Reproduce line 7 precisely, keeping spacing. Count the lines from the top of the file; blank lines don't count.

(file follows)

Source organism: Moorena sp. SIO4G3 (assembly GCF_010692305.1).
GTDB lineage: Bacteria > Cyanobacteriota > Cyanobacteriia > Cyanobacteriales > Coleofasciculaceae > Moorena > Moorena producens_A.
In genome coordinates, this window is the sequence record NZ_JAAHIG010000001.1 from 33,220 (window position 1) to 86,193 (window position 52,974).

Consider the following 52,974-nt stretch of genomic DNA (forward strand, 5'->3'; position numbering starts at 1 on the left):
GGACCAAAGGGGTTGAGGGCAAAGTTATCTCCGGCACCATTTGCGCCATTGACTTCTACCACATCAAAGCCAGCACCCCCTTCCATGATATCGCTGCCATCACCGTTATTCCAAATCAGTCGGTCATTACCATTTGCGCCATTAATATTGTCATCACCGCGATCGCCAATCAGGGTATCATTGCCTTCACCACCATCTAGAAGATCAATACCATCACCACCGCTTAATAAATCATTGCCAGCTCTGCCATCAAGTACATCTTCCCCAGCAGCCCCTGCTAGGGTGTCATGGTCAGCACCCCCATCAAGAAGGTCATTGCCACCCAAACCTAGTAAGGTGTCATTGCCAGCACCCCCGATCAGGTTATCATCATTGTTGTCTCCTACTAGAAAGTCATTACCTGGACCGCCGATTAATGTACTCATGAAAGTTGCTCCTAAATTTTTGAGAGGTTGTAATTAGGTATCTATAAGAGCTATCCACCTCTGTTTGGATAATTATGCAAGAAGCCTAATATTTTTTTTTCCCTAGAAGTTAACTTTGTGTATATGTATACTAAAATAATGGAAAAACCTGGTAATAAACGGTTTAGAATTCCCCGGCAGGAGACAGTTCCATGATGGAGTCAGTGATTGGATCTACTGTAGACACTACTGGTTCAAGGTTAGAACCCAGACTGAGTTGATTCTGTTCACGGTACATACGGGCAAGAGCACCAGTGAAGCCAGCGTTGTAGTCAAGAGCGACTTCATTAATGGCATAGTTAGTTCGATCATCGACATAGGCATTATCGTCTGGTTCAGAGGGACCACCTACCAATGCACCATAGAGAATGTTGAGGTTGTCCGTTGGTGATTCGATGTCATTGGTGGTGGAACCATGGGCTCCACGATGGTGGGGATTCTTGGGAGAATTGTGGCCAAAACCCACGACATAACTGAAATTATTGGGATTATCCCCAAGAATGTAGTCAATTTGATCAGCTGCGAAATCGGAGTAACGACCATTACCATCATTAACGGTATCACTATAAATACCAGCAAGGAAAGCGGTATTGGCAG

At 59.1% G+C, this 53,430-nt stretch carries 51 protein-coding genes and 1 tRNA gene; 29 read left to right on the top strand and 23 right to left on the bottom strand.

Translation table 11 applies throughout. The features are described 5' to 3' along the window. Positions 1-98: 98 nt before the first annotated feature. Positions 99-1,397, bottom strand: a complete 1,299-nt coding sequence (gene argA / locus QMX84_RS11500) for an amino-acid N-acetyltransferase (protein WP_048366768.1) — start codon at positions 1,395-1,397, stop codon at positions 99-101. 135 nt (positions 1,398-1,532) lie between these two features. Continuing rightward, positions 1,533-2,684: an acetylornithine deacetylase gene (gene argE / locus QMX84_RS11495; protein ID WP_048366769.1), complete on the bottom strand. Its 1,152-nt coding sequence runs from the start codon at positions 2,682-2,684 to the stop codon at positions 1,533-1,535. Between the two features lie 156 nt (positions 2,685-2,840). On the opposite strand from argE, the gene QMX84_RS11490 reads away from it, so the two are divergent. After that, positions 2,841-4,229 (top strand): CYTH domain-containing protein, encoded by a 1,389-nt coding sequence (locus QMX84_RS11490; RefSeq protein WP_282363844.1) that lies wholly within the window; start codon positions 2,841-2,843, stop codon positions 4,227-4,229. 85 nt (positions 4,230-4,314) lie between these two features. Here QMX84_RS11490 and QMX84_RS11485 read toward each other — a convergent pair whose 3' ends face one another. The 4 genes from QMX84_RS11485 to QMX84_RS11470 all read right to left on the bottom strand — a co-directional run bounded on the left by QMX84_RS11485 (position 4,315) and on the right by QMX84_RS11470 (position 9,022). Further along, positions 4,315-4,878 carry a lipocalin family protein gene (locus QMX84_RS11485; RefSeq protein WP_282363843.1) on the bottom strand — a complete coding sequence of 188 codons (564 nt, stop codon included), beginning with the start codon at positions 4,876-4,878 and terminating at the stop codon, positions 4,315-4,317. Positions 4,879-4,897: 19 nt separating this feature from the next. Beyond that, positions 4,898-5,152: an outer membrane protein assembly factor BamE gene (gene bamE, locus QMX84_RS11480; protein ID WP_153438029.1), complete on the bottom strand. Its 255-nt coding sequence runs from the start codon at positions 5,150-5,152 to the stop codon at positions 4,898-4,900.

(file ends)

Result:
Translation table 11 applies throughout. The features are described 5' to 3' along the window. Positions 1-98: 98 nt before the first annotated feature. Positions 99-1,397, bottom strand: a complete 1,299-nt coding sequence (gene argA / locus QMX84_RS11500) for an amino-acid N-acetyltransferase (protein WP_048366768.1) — start codon at positions 1,395-1,397, stop codon at positions 99-101. 135 nt (positions 1,398-1,532) lie between these two features. Continuing rightward, positions 1,533-2,684: an acetylornithine deacetylase gene (gene argE / locus QMX84_RS11495; protein ID WP_048366769.1), complete on the bottom strand. Its 1,152-nt coding sequence runs from the start codon at positions 2,682-2,684 to the stop codon at positions 1,533-1,535. Between the two features lie 156 nt (positions 2,685-2,840). On the opposite strand from argE, the gene QMX84_RS11490 reads away from it, so the two are divergent. After that, positions 2,841-4,229 (top strand): CYTH domain-containing protein, encoded by a 1,389-nt coding sequence (locus QMX84_RS11490; RefSeq protein WP_282363844.1) that lies wholly within the window; start codon positions 2,841-2,843, stop codon positions 4,227-4,229. 85 nt (positions 4,230-4,314) lie between these two features. Here QMX84_RS11490 and QMX84_RS11485 read toward each other — a convergent pair whose 3' ends face one another. The 4 genes from QMX84_RS11485 to QMX84_RS11470 all read right to left on the bottom strand — a co-directional run bounded on the left by QMX84_RS11485 (position 4,315) and on the right by QMX84_RS11470 (position 9,022). Further along, positions 4,315-4,878 carry a lipocalin family protein gene (locus QMX84_RS11485; RefSeq protein WP_282363843.1) on the bottom strand — a complete coding sequence of 188 codons (564 nt, stop codon included), beginning with the start codon at positions 4,876-4,878 and terminating at the stop codon, positions 4,315-4,317. Positions 4,879-4,897: 19 nt separating this feature from the next. Beyond that, positions 4,898-5,152: an outer membrane protein assembly factor BamE gene (gene bamE, locus QMX84_RS11480; protein ID WP_153438029.1), complete on the bottom strand. Its 255-nt coding sequence runs from the start codon at positions 5,150-5,152 to the stop codon at positions 4,898-4,900.